The Carmenère is produced by Errazuriz and is also a single vineyard, this time from the Don Maximiano Estate in the Aconcagua Valley.  Carmenère is to Chile what Malbec is to Argentina.  Thousands of acres of vines in Chile thought to be Merlot turned out to be Carmenère instead.  Jancis Robinson has described it as combining the charm of Merlot and the structure of Cabernet Sauvignon.  Many I’ve had have been too herbaceous, but the 2007 from Errazuriz had black fruits, sweet spice and some tobacco notes.  Errazuriz has an impressive winemaking history in Chile – they’re on their 6th generation right now.  I’ll leave you with a quote from their founder, Don Maximiano:

“Grapevines should be carefully tended and treated like a work of art, since their life span runs parallel to that of humans. A vine should be educated, cared for, and trained like a man; it should not be allowed to grow unoriented, because to bear proper fruits, it must not extend its branches in vain.”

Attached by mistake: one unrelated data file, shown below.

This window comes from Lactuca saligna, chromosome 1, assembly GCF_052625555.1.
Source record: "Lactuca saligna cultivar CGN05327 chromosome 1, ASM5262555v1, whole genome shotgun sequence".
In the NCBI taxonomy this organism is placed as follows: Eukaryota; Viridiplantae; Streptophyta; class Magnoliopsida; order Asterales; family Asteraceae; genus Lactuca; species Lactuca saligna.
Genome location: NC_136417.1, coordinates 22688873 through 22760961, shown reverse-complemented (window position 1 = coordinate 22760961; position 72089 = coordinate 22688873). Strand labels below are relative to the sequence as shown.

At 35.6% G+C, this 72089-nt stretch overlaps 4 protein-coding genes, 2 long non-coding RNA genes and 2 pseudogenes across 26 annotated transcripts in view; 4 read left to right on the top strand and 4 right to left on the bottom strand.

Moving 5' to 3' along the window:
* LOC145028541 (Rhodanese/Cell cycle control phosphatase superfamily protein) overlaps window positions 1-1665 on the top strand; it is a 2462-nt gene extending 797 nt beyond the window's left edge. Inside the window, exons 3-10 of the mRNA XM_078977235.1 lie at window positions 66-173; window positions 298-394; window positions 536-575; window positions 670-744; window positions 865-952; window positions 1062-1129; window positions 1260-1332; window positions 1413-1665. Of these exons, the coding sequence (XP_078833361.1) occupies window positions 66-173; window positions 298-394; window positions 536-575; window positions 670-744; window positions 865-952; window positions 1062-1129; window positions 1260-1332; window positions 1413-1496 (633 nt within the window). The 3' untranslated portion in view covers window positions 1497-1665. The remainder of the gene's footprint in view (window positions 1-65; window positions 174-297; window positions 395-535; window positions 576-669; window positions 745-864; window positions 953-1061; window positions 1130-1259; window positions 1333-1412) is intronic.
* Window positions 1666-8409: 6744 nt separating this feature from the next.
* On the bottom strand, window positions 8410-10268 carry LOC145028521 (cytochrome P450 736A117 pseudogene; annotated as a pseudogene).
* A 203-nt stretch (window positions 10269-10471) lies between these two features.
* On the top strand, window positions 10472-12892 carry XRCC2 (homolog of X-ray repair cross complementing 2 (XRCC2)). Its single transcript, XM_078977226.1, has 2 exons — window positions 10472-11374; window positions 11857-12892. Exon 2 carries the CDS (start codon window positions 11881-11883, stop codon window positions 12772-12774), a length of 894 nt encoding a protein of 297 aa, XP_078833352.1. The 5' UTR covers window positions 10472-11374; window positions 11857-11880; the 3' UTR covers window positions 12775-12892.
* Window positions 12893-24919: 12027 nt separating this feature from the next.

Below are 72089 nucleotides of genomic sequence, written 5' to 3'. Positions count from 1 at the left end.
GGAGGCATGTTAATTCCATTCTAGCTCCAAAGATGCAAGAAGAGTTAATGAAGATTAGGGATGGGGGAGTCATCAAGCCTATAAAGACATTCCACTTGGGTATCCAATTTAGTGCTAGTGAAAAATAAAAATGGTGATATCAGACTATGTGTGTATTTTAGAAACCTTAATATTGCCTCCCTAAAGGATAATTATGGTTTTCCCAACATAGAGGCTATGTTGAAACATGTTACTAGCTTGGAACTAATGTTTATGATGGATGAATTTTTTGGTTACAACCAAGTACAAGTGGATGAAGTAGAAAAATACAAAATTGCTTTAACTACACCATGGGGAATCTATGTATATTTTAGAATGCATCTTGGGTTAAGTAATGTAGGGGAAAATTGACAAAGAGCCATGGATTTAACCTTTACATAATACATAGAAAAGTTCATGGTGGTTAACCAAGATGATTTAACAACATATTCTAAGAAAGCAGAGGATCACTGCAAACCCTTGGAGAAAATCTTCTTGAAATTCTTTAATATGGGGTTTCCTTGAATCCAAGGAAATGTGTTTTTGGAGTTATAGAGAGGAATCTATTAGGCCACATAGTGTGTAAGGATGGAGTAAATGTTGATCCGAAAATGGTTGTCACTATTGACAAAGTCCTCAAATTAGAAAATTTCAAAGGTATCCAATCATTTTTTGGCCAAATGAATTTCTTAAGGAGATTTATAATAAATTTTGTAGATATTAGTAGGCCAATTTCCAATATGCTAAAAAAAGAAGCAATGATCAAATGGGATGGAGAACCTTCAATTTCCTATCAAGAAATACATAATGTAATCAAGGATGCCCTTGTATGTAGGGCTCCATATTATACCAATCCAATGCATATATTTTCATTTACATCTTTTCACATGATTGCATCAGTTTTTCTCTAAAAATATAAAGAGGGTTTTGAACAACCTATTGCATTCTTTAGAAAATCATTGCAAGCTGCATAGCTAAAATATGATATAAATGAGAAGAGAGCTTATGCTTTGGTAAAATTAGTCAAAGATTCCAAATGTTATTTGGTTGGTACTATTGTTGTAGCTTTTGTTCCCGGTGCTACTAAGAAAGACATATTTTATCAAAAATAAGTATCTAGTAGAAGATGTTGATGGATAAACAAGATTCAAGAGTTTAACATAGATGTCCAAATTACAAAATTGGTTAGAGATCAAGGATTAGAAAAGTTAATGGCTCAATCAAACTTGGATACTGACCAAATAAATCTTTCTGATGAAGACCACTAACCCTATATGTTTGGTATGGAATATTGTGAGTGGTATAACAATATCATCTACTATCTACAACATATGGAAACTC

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Eat drink local week

eedlw-webadMark your calendars!

Edible Magazines are partnering with NYC Greenmarkets for an appreciation week of all things tasty we can find within close proximity of our dear city. 

Join us at L’Ecole, where we’ll be featuring specialty cocktails made with spirits from Finger Lakes Distilling, beer from Brooklyn Brewery and Blue Point, wine from Paumanok, Hermann J. Wiemer, Bedell Cellars, Wölffer Estates and more!

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Maybe not so divertida

A few additional oddities to share:

san miguel apple

Apple flavored beer? With no alcohol?

beer with tequila

I prefer to follow tequila with beer, rather than mix the two.

cannabis absinthe

Turns out that "hemp" is one of the ingredients.


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Bebidas divertidas

I wanted to share some of the amusing beverages I encountered during the last 2 weeks.

Moscatel mermaid and horse

Do you like your Moscatel from a mermaid? Or perhaps from a horse? Those free castanets are pretty tempting.

sangria bull

Olé! Again, please note the castanets.

sangria guitars

Maybe sangria is at its best when poured from hat-wearing guitars.

sangria collection

Sangria sampler pack. Has yours ever looked this brown when you've made it at home?